“Thou art thy mother’s glass and she in thee”—Sonnet III, William Shakespeare
They say, bless the mother.
I say, don’t believe in a world
of justice. You will be disappointed.
Unbless me. Everyone hush and attend
for the tick-tocking in her, daughter,
and the gold of a shriek we all pause for, listening
with earless lobes; goldfish caught
in our freshwater heads.
The doctors haven’t diagnosed this yet.
They too are uneared by the blueness of birth
when the baby doesn’t cry: no red
inhale. Am I, is she unblessed?
Later, when I have been split
and stiched together, belly burning,
they say, You are the mother glass. And I say,
I can’t be the mother glass she sees herself in.
I’ve lost my image.
There’s no posterity in me. Or windows.
I know I’ll be charmed by all her charms,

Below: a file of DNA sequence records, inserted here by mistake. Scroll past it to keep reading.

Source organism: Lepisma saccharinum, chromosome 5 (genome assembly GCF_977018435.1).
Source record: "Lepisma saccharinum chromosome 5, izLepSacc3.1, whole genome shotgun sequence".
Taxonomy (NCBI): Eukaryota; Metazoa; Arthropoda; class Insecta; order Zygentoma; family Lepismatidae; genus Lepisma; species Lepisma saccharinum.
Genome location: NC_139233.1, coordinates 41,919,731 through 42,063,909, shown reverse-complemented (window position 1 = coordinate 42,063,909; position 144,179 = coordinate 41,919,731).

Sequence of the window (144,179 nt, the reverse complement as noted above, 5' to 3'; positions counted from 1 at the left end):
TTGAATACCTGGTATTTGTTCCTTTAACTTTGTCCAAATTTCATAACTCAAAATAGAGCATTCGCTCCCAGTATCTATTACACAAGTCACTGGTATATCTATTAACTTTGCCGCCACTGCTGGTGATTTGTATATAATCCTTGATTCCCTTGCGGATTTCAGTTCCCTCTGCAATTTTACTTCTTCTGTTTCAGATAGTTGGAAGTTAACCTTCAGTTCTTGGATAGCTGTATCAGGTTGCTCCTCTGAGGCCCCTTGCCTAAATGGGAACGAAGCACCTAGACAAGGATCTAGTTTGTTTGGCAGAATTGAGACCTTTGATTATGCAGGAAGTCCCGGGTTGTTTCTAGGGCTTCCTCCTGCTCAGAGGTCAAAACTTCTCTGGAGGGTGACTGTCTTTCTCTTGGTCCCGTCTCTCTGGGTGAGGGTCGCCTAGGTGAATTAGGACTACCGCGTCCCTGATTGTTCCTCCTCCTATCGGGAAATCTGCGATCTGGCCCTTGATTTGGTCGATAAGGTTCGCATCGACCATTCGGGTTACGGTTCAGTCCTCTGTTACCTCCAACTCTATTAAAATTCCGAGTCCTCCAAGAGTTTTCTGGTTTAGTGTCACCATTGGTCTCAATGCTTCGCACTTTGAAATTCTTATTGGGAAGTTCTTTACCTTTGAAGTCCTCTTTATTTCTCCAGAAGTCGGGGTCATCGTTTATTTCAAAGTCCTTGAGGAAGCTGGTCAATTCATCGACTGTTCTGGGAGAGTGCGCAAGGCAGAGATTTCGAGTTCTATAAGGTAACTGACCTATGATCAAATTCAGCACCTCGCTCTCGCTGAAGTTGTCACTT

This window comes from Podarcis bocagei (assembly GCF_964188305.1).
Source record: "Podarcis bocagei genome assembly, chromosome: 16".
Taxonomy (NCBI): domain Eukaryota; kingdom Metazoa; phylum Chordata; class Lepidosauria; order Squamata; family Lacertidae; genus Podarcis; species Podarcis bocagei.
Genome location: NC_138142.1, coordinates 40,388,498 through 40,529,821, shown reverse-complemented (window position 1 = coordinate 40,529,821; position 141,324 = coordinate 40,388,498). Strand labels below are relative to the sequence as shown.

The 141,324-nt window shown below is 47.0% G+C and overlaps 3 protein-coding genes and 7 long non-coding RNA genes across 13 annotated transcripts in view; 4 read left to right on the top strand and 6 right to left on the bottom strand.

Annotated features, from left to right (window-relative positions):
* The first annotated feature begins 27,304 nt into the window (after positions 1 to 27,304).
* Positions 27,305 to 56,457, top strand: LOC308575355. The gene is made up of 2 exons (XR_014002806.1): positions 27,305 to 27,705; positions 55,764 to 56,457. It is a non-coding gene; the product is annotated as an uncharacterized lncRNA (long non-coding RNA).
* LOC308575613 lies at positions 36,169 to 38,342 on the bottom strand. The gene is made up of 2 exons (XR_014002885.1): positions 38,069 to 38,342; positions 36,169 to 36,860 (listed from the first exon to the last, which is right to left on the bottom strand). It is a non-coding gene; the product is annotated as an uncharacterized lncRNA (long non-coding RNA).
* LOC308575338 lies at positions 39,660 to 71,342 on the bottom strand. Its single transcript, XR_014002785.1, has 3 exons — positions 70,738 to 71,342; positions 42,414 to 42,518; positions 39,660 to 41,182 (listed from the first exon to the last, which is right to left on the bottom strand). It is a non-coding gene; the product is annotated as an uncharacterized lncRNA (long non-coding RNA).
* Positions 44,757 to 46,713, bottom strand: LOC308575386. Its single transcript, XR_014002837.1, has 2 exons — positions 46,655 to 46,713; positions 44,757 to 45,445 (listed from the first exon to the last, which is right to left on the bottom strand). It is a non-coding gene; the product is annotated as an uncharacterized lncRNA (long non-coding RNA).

beguiled by her beguilement, but:
Split my reflection? Share a face? Can’t, won’t—
be a screen, participate in this hall of mirrors. Will I?
Inanimate objects once ruled my life—
now discard photo, learn to embrace
body and face, mine, hers, …
Mothering is a sort of swallowing
and a sort of being swallowed.
Daughters require cities the size of Olympus.
Alissa Heyman is a freelance writer and editor who received her MFA in poetry at Sarah Lawrence College. She edited the poetry anthology The Best Poems of the English Language (Mud Puddle Books), and is the author of several children’s books, including Twelve Dancing Unicorns, illustrated by Justin Gerard (Sterling Publishing). She curated a monthly poetry reading series at the Cornelia Street Café for seven years, and her poems have appeared in Lyric, St. Petersburg Review, Storyscape, Quarto and Jewish Journal, among others. She lives in New York City with her husband and young daughter.